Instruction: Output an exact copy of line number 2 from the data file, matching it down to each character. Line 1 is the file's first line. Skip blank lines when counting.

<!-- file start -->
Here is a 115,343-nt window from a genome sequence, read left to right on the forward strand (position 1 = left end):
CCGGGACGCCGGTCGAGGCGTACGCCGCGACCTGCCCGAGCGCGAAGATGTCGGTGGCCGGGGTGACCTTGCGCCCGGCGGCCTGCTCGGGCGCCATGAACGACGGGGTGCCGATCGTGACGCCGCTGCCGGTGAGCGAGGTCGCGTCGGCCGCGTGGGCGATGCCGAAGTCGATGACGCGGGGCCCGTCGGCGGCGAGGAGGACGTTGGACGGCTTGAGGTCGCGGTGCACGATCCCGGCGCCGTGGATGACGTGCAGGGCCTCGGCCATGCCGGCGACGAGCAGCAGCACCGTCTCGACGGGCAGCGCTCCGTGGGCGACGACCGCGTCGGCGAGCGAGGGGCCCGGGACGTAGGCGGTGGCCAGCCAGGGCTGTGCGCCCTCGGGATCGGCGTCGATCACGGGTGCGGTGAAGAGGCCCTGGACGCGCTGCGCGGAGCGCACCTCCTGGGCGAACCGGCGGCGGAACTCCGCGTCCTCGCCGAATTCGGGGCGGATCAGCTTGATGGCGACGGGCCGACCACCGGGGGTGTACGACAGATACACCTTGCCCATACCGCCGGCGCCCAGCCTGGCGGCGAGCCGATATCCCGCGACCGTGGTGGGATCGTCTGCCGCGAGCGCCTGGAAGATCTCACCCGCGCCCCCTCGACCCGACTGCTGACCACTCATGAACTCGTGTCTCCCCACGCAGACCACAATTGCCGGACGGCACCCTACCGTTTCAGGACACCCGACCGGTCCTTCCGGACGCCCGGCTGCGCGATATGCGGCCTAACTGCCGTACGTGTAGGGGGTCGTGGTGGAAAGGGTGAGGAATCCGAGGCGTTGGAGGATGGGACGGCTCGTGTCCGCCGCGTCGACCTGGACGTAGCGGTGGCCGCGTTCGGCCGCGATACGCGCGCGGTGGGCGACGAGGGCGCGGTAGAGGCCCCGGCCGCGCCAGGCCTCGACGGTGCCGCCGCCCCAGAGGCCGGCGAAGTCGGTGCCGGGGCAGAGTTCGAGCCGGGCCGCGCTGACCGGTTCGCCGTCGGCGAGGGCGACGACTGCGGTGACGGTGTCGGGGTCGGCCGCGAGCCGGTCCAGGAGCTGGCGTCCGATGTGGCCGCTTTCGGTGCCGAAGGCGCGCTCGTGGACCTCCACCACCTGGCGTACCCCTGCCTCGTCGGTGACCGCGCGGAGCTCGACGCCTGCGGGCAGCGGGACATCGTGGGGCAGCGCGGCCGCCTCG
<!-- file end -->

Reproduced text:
CCGGGACGCCGGTCGAGGCGTACGCCGCGACCTGCCCGAGCGCGAAGATGTCGGTGGCCGGGGTGACCTTGCGCCCGGCGGCCTGCTCGGGCGCCATGAACGACGGGGTGCCGATCGTGACGCCGCTGCCGGTGAGCGAGGTCGCGTCGGCCGCGTGGGCGATGCCGAAGTCGATGACGCGGGGCCCGTCGGCGGCGAGGAGGACGTTGGACGGCTTGAGGTCGCGGTGCACGATCCCGGCGCCGTGGATGACGTGCAGGGCCTCGGCCATGCCGGCGACGAGCAGCAGCACCGTCTCGACGGGCAGCGCTCCGTGGGCGACGACCGCGTCGGCGAGCGAGGGGCCCGGGACGTAGGCGGTGGCCAGCCAGGGCTGTGCGCCCTCGGGATCGGCGTCGATCACGGGTGCGGTGAAGAGGCCCTGGACGCGCTGCGCGGAGCGCACCTCCTGGGCGAACCGGCGGCGGAACTCCGCGTCCTCGCCGAATTCGGGGCGGATCAGCTTGATGGCGACGGGCCGACCACCGGGGGTGTACGACAGATACACCTTGCCCATACCGCCGGCGCCCAGCCTGGCGGCGAGCCGATATCCCGCGACCGTGGTGGGATCGTCTGCCGCGAGCGCCTGGAAGATCTCACCCGCGCCCCCTCGACCCGACTGCTGACCACTCATGAACTCGTGTCTCCCCACGCAGACCACAATTGCCGGACGGCACCCTACCGTTTCAGGACACCCGACCGGTCCTTCCGGACGCCCGGCTGCGCGATATGCGGCCTAACTGCCGTACGTGTAGGGGGTCGTGGTGGAAAGGGTGAGGAATCCGAGGCGTTGGAGGATGGGACGGCTCGTGTCCGCCGCGTCGACCTGGACGTAGCGGTGGCCGCGTTCGGCCGCGATACGCGCGCGGTGGGCGACGAGGGCGCGGTAGAGGCCCCGGCCGCGCCAGGCCTCGACGGTGCCGCCGCCCCAGAGGCCGGCGAAGTCGGTGCCGGGGCAGAGTTCGAGCCGGGCCGCGCTGACCGGTTCGCCGTCGGCGAGGGCGACGACTGCGGTGACGGTGTCGGGGTCGGCCGCGAGCCGGTCCAGGAGCTGGCGTCCGATGTGGCCGCTTTCGGTGCCGAAGGCGCGCTCGTGGACCTCCACCACCTGGCGTACCCCTGCCTCGTCGGTGACCGCGCGGAGCTCGACGCCTGCGGGCAGCGGGACATCGTGGGGCAGCGCGGCCGCCTCG